Purpose: The secondary prevention treatment for acute coronary syndrome (ACS) is based on the combined use of drugs from four therapeutic classes (beta-blockers, antiplatelet agents, statins, and angiotensin-converting enzyme inhibitors or angiotensin receptor blockers). The objective of this study was to compare the long-term effectiveness of the recommended therapeutic combination with those of incomplete combinations in secondary prevention of ACS.
Methods: This cohort study used data from a representative sample of the French national healthcare insurance system database. Patients hospitalised for an incident ACS between 2006 and 2011 and aged ≥20 years at the time of ACS were included in the study. Effectiveness in preventing the composite outcome ACS, transient ischemic attack, ischemic stroke or all-cause-death was estimated using time-fixed and time-dependent Cox proportional hazards models with different definitions of exposure (at inclusion or determined daily during follow-up) and adjustment for patient characteristics, co-morbidities and co-medications.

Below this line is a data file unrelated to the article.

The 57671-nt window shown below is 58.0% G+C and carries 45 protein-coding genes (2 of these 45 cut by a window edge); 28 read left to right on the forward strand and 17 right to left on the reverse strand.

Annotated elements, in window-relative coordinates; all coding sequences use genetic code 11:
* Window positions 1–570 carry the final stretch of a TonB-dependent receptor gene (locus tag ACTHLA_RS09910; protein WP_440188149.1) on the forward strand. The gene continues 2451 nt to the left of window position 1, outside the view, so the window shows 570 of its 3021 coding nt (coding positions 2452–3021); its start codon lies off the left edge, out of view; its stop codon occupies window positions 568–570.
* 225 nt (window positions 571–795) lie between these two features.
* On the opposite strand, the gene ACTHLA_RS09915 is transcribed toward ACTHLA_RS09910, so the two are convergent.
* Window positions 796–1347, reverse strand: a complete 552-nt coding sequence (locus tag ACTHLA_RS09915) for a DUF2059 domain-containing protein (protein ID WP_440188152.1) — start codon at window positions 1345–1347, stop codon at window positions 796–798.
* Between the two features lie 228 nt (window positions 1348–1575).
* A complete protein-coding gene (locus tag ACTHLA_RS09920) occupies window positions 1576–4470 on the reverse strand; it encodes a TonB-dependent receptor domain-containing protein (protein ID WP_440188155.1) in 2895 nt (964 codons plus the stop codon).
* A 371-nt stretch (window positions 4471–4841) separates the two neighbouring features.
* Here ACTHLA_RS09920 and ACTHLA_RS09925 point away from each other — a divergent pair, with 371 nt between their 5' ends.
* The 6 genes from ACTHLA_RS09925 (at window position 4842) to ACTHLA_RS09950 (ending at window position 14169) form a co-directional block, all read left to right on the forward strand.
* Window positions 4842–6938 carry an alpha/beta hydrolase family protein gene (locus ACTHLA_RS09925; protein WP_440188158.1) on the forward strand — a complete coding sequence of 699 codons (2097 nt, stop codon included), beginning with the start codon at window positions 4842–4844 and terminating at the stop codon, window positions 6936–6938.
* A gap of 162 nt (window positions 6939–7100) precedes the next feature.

Results: Of the 2874 patients included in the study, 33.9% were women; median age was 67 years (interquartile range: 56-77). The median duration of follow-up was 3.6 years (interquartile range: 2.2-5.3). Compared with the use of recommended combination, use of combination with three classes increased the risk of the composite outcome from 1.25 (95% confidence interval (95%CI), [1.07-1.47]) in the time-fixed model and from 1.40 (95%CI, [1.15-1.70]) or 1.42 (95%CI, [1.13-1.79]) in the time-dependent models.
Conclusions: After ACS, the use of incomplete drugs combinations compared with the recommended four drugs combination was associated with a higher risk of cardiovascular morbidity and all-cause mortality. Copyright © 2017 John Wiley & Sons, Ltd.
Keywords: acute coronary syndrome; comparative effectiveness research; proportional hazards models; secondary prevention.
Copyright © 2017 John Wiley & Sons, Ltd.